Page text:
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Psychological Studies

Psychological Studies

Editor-in-Chief: Damodar Suar

ISSN: 0033-2968 (print version)
ISSN: 0974-9861 (electronic version)

Journal no. 12646

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Forthcoming in June 2019! 

Special Issue on Rethinking Self and Identity in a Changing World: Diversity, Conflict and Reconciliation

Guest Editors: Dr Suribhika Maheshwari and Prof. Michael F. Mascolo
Special Issue Editor for Psychological Studies: Prof. Girishwar Misra
The concepts of self and identity are central ones in the social and psychological sciences. At its most basic, we invoke the concept of self whenever we speak reflexively of “I”, “me” or “mine”. The concept of identity is similar, but instead asks “Who am I?” “Who am I in relation to you, us or them?” To contemplate these ideas is to immediately be struck by their complexity. When we speak of “I”, we indicate the agent of a particular ongoing action. What, however, does it mean to be an agent? What gives me the power to exert control over my actions, thoughts and feelings? Am I but one agent or agency? Or many? How do I exercise my agency in relation to you? How does my relation to you within any given context, society or culture constrain and organize what I am able to do? How is my power – my capacity for agency -- constrained, organized or enabled by yours?
These same concerns arise when we seek to create and act upon our identities. To have an identity is to be able to identify oneself within a larger matrix of other identities. Crucially, however, my identity is never something that I am able to define alone. The act of forming an identity requires that I identify something or someone beyond me – with one or more categories of persons, acts, ideals, values or social systems. This process necessarily produces both comradery and conflict. As I identify as Indian or American; male, female or otherwise; psychotherapist, patient or client; I necessarily align myself with some people, practices and prescriptions and not with others. Still further, despite my agency, I am never the sole arbiter of my identity. For better and for worse, my attempt to seize a given identity will often come into tension with your sense of who you are and who I should be. Our selves and identities arise and develop through our relations to each other within already existing structures of value, meaning and power.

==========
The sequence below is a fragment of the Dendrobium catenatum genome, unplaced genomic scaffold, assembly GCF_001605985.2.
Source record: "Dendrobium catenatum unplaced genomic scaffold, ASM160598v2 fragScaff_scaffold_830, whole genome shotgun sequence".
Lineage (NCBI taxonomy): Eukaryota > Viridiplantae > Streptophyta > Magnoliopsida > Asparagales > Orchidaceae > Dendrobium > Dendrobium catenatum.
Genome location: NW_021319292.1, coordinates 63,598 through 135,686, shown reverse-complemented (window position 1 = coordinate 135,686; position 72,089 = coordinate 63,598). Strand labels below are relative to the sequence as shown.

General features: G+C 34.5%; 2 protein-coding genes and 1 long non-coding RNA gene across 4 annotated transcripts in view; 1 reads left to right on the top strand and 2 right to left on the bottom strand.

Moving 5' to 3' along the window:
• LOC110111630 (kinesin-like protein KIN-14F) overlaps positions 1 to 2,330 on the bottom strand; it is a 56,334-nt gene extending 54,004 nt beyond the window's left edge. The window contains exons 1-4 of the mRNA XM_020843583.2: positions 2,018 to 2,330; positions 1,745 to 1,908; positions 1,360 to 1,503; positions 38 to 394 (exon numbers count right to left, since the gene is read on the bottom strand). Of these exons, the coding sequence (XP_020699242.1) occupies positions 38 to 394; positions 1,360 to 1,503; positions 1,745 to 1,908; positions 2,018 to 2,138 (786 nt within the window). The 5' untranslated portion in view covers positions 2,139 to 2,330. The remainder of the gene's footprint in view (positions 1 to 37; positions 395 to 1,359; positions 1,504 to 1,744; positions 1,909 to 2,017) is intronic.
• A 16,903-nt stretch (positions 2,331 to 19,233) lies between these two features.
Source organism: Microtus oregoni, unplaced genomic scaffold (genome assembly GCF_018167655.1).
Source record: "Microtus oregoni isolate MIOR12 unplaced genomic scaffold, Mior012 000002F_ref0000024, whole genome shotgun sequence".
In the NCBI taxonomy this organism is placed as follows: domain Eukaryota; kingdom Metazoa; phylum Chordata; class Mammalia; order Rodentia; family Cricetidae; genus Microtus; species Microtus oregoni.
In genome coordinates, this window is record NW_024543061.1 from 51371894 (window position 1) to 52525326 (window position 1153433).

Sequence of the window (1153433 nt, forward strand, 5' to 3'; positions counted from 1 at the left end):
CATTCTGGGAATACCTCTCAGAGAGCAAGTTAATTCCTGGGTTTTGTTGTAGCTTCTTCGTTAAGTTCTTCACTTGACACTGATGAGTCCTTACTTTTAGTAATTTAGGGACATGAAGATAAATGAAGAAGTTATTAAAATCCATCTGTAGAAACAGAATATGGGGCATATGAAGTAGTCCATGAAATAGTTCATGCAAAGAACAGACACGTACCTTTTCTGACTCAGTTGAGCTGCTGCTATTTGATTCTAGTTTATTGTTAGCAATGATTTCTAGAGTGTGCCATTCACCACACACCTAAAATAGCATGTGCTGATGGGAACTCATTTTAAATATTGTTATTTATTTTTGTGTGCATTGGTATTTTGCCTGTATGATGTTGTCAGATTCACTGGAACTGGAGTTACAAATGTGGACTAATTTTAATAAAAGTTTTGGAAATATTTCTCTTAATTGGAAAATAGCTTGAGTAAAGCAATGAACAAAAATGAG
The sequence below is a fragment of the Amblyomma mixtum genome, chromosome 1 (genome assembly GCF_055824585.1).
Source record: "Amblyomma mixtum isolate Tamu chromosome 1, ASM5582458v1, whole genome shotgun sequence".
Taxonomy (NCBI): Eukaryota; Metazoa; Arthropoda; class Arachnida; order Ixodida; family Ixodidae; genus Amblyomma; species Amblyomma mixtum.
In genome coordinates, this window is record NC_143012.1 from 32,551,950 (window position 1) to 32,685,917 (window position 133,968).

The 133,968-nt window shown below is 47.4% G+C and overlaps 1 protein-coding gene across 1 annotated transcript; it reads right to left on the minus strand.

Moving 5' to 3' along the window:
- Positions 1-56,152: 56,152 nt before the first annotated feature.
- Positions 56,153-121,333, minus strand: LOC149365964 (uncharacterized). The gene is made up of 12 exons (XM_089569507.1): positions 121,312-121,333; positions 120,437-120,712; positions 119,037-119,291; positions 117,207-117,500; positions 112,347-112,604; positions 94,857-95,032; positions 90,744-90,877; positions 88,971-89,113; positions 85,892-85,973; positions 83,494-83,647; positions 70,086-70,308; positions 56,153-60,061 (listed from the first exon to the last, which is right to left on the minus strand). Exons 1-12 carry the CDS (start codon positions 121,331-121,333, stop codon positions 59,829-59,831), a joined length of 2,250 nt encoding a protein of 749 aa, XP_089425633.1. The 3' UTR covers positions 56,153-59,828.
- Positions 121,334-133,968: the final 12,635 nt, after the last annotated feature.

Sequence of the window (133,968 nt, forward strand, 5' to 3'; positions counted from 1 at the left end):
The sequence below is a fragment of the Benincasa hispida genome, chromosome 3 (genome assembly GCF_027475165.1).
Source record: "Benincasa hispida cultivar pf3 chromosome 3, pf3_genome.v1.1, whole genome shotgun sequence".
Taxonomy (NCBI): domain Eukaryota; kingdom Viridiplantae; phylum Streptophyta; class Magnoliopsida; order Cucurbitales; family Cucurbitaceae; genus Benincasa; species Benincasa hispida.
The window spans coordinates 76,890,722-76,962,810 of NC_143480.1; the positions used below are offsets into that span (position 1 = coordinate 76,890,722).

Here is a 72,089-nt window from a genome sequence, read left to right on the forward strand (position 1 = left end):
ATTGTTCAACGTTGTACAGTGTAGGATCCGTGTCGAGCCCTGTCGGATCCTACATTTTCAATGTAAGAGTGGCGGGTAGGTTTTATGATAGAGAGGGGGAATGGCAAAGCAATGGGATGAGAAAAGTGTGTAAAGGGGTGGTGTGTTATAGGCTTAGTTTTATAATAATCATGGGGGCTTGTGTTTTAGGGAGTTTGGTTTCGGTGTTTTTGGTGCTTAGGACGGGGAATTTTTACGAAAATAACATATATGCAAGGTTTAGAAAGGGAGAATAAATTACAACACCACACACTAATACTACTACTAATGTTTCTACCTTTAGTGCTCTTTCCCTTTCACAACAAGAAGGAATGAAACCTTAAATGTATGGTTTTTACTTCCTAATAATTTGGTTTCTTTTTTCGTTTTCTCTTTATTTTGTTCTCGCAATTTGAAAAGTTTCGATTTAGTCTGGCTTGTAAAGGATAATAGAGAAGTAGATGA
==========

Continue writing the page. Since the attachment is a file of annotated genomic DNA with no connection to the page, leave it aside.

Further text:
The purpose of this issue is to rethink what it means to speak of self and identity an increasingly diversified, technologically-mediated and interconnected world. In so doing, we raise a variety of questions about how people come to create novel selves and identities through novel forms of relating in the world. What forms of selfhood and identity arise through our shifting relations with other? How do novel forms of mediation transform our sense of who we are and who we can become? How do we experience and identify ourselves within the shifting medium of a mixing and moving world? How do we make claims of agency and identity against the resistance of traditional and established forms of social and cultural life? How do I construct myself anew in the context of shifting social, cultural and technological circumstances? Are there ways to reconcile competing claims to identity as they are made within and between persons, groups and societies?

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    The aim is to provide a forum for high quality research encompassing all areas of psychology. It focuses on the centrality of co-construction of cultural and psychological processes and facilitates understanding psychology from diverse theoretical perspectives. The journal is publication outlet of empirical investigations; theoretical papers, reviews, methodological, applied and policy related articles. It aims at creating an international forum for scholarly investigations, debates and discussions that would contribute towards advancing our basic knowledge of psychology. It strives at stimulating research, encouraging academic exchange and enhancing professional development in psychology.

    Therefore interdisciplinary contributions linking various domains of life would be a part of the Journal's scope.  The journal sets a preference for innovative and comprehensive reports and all modes of research are welcome – experimental, observational, ethnographic, textual, interpretive, and survey.

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